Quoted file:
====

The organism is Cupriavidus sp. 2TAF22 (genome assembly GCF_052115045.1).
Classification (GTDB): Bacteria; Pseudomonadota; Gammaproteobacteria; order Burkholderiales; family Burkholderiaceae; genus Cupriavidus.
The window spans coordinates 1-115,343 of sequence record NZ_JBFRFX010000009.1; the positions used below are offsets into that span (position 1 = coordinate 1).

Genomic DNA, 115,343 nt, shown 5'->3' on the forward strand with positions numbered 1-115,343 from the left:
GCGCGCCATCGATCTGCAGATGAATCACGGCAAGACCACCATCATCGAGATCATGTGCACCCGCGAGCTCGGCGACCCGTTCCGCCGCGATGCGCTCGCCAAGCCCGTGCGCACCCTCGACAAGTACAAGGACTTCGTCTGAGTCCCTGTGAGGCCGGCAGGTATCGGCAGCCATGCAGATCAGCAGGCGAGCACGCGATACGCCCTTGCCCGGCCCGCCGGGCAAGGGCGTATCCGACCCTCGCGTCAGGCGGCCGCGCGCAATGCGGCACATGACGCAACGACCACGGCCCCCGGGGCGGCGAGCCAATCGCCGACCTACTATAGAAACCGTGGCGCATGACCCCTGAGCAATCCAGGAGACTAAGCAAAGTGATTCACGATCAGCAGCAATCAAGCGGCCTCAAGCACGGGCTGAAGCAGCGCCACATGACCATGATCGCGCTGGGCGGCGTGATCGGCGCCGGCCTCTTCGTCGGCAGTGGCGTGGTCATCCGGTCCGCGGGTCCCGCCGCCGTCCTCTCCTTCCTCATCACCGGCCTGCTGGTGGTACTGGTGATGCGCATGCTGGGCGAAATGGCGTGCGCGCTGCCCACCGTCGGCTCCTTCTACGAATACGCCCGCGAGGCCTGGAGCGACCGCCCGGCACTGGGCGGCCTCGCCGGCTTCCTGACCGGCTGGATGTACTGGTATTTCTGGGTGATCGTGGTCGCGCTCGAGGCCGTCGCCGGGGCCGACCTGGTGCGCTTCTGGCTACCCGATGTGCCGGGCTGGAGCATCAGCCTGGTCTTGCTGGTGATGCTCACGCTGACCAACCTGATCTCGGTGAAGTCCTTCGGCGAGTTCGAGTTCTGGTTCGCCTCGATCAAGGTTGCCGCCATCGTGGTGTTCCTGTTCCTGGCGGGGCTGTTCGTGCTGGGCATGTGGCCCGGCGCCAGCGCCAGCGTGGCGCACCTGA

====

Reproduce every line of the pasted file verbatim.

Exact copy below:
The organism is Cupriavidus sp. 2TAF22 (genome assembly GCF_052115045.1).
Classification (GTDB): Bacteria; Pseudomonadota; Gammaproteobacteria; order Burkholderiales; family Burkholderiaceae; genus Cupriavidus.
The window spans coordinates 1-115,343 of sequence record NZ_JBFRFX010000009.1; the positions used below are offsets into that span (position 1 = coordinate 1).

Genomic DNA, 115,343 nt, shown 5'->3' on the forward strand with positions numbered 1-115,343 from the left:
GCGCGCCATCGATCTGCAGATGAATCACGGCAAGACCACCATCATCGAGATCATGTGCACCCGCGAGCTCGGCGACCCGTTCCGCCGCGATGCGCTCGCCAAGCCCGTGCGCACCCTCGACAAGTACAAGGACTTCGTCTGAGTCCCTGTGAGGCCGGCAGGTATCGGCAGCCATGCAGATCAGCAGGCGAGCACGCGATACGCCCTTGCCCGGCCCGCCGGGCAAGGGCGTATCCGACCCTCGCGTCAGGCGGCCGCGCGCAATGCGGCACATGACGCAACGACCACGGCCCCCGGGGCGGCGAGCCAATCGCCGACCTACTATAGAAACCGTGGCGCATGACCCCTGAGCAATCCAGGAGACTAAGCAAAGTGATTCACGATCAGCAGCAATCAAGCGGCCTCAAGCACGGGCTGAAGCAGCGCCACATGACCATGATCGCGCTGGGCGGCGTGATCGGCGCCGGCCTCTTCGTCGGCAGTGGCGTGGTCATCCGGTCCGCGGGTCCCGCCGCCGTCCTCTCCTTCCTCATCACCGGCCTGCTGGTGGTACTGGTGATGCGCATGCTGGGCGAAATGGCGTGCGCGCTGCCCACCGTCGGCTCCTTCTACGAATACGCCCGCGAGGCCTGGAGCGACCGCCCGGCACTGGGCGGCCTCGCCGGCTTCCTGACCGGCTGGATGTACTGGTATTTCTGGGTGATCGTGGTCGCGCTCGAGGCCGTCGCCGGGGCCGACCTGGTGCGCTTCTGGCTACCCGATGTGCCGGGCTGGAGCATCAGCCTGGTCTTGCTGGTGATGCTCACGCTGACCAACCTGATCTCGGTGAAGTCCTTCGGCGAGTTCGAGTTCTGGTTCGCCTCGATCAAGGTTGCCGCCATCGTGGTGTTCCTGTTCCTGGCGGGGCTGTTCGTGCTGGGCATGTGGCCCGGCGCCAGCGCCAGCGTGGCGCACCTGA